Energy prices are escalating, dependency is increasing and energy sources are becoming scarcer. The same phenomenon is occurring with electricity, natural gas, propane, steam and all other energy sources for the buildings that we live, work and play in.
When considering the energy balance of a building, one must consider the energy put into the building: what is lost and what is used. Typically, equipment efficiency can be improved to limit the use or consumption of energy. The facility itself can be improved and controls utilized to limit the loss of energy and conserve electricity. Reducing use of energy as well as its loss can significantly impact the cost of energy required to run a facility.
To a CFO, any reduction in operating expenses can be added to the budget to fund strategic initiatives and create growth for the company. To any other C-level executive, these budget dollars can be used to improve business performance – and that is the bottom line.
One story serves as a good example of the potential benefits of managing a building’s energy balance. In the extremely competitive environment of luxury resorts, the Westin Macau in China must create a superior guest experience while aggressively monitoring gross operating profit (GOP). The key metric for this upscale hotel is occupancy and the facility’s chief engineer closely monitors the energy use of unoccupied areas.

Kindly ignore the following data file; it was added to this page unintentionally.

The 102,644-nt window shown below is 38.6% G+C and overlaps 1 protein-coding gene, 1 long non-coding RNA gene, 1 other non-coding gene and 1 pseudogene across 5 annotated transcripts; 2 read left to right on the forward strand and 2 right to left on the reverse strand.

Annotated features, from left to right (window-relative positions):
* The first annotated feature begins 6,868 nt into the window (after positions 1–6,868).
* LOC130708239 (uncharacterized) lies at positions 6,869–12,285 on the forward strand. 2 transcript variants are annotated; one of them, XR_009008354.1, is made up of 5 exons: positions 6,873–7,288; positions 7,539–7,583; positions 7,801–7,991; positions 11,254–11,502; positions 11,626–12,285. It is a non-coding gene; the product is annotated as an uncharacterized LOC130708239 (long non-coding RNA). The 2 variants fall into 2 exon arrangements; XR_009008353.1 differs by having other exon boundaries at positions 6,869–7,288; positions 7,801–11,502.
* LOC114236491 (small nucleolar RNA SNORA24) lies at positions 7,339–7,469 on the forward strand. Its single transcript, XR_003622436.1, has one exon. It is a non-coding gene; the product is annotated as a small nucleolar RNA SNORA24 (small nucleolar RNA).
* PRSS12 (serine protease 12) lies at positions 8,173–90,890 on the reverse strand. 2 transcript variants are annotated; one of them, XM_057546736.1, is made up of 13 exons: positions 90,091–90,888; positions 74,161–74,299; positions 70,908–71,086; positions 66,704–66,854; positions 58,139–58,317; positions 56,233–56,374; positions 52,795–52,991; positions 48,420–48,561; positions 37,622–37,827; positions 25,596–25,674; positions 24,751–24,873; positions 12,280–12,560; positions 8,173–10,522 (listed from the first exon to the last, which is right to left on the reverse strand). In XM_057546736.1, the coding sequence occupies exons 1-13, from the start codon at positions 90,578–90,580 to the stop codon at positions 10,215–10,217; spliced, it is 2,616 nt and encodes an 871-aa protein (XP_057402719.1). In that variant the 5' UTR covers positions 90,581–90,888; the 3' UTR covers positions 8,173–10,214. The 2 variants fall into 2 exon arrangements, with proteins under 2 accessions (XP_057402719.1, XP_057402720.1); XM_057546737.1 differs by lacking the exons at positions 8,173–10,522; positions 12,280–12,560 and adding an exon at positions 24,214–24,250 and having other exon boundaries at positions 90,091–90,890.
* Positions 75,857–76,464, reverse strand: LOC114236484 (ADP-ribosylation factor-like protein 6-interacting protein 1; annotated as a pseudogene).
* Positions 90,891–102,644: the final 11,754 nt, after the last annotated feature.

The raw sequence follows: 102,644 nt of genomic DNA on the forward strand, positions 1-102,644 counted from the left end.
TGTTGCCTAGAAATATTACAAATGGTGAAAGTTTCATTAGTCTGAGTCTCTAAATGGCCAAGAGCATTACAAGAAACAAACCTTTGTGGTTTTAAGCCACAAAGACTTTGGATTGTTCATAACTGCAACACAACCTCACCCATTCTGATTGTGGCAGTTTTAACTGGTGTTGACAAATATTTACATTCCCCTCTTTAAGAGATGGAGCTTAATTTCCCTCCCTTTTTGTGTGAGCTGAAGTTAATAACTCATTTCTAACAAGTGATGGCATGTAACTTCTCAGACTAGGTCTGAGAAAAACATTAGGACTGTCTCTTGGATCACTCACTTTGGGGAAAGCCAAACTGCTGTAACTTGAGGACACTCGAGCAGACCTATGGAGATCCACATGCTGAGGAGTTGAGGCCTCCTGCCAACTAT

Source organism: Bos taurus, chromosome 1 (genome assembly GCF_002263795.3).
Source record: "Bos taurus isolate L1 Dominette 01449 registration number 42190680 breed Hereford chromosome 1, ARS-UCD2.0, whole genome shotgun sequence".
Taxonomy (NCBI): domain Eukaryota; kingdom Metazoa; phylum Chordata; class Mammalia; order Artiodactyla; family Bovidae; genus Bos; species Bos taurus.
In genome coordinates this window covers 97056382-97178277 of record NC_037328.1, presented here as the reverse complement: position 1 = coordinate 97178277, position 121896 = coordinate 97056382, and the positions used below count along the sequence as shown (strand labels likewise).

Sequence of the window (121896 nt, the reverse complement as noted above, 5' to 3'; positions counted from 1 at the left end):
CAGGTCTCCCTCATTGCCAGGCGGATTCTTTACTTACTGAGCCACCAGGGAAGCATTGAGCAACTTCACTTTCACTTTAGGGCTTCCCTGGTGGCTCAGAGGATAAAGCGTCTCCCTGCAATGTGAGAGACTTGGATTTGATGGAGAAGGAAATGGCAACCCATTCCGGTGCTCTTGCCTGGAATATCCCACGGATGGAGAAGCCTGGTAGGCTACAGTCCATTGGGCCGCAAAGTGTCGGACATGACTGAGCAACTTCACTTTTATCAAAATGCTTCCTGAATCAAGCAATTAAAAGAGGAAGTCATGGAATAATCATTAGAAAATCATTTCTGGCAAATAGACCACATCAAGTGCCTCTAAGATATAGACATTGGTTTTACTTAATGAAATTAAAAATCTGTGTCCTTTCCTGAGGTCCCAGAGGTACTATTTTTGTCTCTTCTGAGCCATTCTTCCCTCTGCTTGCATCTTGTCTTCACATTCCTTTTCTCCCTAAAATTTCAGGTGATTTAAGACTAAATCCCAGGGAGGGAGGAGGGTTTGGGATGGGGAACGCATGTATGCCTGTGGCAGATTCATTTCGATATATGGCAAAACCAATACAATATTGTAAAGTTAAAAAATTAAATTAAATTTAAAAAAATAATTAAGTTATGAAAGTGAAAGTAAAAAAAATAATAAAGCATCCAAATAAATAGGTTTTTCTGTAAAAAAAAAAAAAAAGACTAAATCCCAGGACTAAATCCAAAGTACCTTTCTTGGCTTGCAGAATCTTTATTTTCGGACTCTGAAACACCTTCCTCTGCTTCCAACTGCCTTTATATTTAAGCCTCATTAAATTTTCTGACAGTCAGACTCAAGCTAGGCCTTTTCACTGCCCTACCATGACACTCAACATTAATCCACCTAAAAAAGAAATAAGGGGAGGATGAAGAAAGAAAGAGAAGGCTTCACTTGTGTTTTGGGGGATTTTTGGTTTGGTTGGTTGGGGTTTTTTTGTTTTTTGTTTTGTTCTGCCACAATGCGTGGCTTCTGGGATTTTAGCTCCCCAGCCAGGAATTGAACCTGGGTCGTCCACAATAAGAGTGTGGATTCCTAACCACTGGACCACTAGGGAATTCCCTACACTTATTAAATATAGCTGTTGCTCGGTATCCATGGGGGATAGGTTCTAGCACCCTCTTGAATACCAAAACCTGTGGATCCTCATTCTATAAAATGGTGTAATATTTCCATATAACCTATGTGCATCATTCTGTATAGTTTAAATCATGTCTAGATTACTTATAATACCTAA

Even with the impact of dramatic weather fluctuations and the resort’s focus on a very high level of guest comfort, an energy management system has delivered between the equivalent of US$200,000 and US$250,000 in energy savings annually since its installation in 1995. Monitoring, control and management of the Westin Macau’s energy use and loss have added to the resort’s GOP in dollar amounts the Westin’s CFO can see. The measures have also increased the ease of operating the resort for the staff, which in turn has led to a decrease in the number of guest complaints and an increase in guest comfort.